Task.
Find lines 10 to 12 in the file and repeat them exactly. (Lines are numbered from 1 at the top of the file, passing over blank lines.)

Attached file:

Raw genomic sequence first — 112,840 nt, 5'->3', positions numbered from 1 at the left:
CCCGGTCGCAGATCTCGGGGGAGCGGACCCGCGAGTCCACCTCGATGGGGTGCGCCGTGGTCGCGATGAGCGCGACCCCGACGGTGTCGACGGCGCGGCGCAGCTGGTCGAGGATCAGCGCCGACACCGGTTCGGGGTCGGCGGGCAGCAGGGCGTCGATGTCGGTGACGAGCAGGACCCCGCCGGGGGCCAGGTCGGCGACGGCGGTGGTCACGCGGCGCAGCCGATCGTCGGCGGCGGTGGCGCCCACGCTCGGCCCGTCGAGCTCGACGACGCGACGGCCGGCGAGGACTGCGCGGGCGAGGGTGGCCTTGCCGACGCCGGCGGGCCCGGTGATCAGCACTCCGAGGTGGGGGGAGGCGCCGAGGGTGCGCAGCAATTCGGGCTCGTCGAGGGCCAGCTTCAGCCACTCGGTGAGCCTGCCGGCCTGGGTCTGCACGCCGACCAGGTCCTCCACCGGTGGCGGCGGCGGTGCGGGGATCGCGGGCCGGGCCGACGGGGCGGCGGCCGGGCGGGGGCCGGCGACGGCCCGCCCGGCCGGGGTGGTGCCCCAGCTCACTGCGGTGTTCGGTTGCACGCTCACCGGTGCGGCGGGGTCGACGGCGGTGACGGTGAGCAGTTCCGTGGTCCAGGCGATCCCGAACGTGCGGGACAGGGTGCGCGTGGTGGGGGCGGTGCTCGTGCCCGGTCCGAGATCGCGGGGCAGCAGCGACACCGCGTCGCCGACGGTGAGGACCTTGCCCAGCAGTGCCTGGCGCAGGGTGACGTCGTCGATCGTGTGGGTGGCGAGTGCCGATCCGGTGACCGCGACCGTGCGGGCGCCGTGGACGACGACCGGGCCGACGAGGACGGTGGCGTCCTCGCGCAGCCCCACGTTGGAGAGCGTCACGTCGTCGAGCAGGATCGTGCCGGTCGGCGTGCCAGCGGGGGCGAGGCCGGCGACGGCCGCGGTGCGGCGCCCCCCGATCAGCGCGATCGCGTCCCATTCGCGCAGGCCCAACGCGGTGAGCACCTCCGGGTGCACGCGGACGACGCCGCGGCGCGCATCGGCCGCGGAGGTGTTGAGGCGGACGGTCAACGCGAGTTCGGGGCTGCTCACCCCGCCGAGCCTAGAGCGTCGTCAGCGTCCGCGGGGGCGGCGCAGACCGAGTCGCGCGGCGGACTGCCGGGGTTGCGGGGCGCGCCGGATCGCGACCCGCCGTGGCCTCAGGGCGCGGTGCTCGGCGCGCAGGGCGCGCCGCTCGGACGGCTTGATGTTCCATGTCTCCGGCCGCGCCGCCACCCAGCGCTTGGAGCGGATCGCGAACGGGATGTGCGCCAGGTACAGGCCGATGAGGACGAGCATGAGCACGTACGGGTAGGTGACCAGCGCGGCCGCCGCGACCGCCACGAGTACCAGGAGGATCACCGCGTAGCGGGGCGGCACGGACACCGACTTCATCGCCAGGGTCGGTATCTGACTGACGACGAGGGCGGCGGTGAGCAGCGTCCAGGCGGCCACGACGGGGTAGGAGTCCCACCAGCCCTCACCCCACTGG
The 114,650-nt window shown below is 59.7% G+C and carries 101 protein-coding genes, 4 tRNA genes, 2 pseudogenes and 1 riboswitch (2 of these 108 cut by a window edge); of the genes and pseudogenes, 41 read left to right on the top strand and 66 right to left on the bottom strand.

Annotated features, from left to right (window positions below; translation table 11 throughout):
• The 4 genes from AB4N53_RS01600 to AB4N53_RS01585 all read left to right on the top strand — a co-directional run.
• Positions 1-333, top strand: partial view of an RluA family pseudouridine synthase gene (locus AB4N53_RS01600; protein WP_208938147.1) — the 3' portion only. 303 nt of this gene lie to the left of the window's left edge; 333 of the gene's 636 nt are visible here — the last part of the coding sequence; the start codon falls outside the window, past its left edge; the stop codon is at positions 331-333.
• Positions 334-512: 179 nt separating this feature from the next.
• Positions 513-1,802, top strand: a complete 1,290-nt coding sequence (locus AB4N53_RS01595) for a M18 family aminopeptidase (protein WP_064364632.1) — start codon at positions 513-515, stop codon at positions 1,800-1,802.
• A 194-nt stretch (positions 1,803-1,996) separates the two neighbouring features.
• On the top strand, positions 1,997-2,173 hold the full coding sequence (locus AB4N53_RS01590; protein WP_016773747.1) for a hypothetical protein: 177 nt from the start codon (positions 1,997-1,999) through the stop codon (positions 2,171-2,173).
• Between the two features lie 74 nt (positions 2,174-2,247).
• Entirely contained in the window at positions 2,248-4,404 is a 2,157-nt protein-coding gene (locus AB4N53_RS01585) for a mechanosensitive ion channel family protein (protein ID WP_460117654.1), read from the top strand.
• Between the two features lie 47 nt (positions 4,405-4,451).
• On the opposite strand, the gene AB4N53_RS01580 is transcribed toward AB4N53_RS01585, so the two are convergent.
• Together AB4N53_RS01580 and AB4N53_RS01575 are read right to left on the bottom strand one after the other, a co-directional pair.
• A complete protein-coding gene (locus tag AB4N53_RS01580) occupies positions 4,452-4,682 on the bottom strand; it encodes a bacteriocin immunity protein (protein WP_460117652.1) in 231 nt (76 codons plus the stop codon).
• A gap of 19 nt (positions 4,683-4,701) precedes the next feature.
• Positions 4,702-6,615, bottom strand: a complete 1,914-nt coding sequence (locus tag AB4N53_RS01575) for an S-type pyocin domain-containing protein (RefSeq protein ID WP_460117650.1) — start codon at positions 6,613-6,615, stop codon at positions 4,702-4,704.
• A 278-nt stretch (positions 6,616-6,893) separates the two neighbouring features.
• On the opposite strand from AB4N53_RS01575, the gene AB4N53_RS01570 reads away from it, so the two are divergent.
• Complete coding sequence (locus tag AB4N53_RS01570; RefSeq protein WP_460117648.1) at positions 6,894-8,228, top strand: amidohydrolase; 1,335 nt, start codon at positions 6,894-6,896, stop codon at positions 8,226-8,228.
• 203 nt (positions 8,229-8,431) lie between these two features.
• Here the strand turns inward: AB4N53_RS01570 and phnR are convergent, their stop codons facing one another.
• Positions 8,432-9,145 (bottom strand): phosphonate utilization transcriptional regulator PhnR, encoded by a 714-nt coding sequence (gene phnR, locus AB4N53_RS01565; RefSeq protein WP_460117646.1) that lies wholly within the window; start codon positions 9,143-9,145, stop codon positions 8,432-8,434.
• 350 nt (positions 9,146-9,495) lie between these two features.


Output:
• On the top strand, positions 1,997-2,173 hold the full coding sequence (locus AB4N53_RS01590; protein WP_016773747.1) for a hypothetical protein: 177 nt from the start codon (positions 1,997-1,999) through the stop codon (positions 2,171-2,173).
• Between the two features lie 74 nt (positions 2,174-2,247).
• Entirely contained in the window at positions 2,248-4,404 is a 2,157-nt protein-coding gene (locus AB4N53_RS01585) for a mechanosensitive ion channel family protein (protein ID WP_460117654.1), read from the top strand.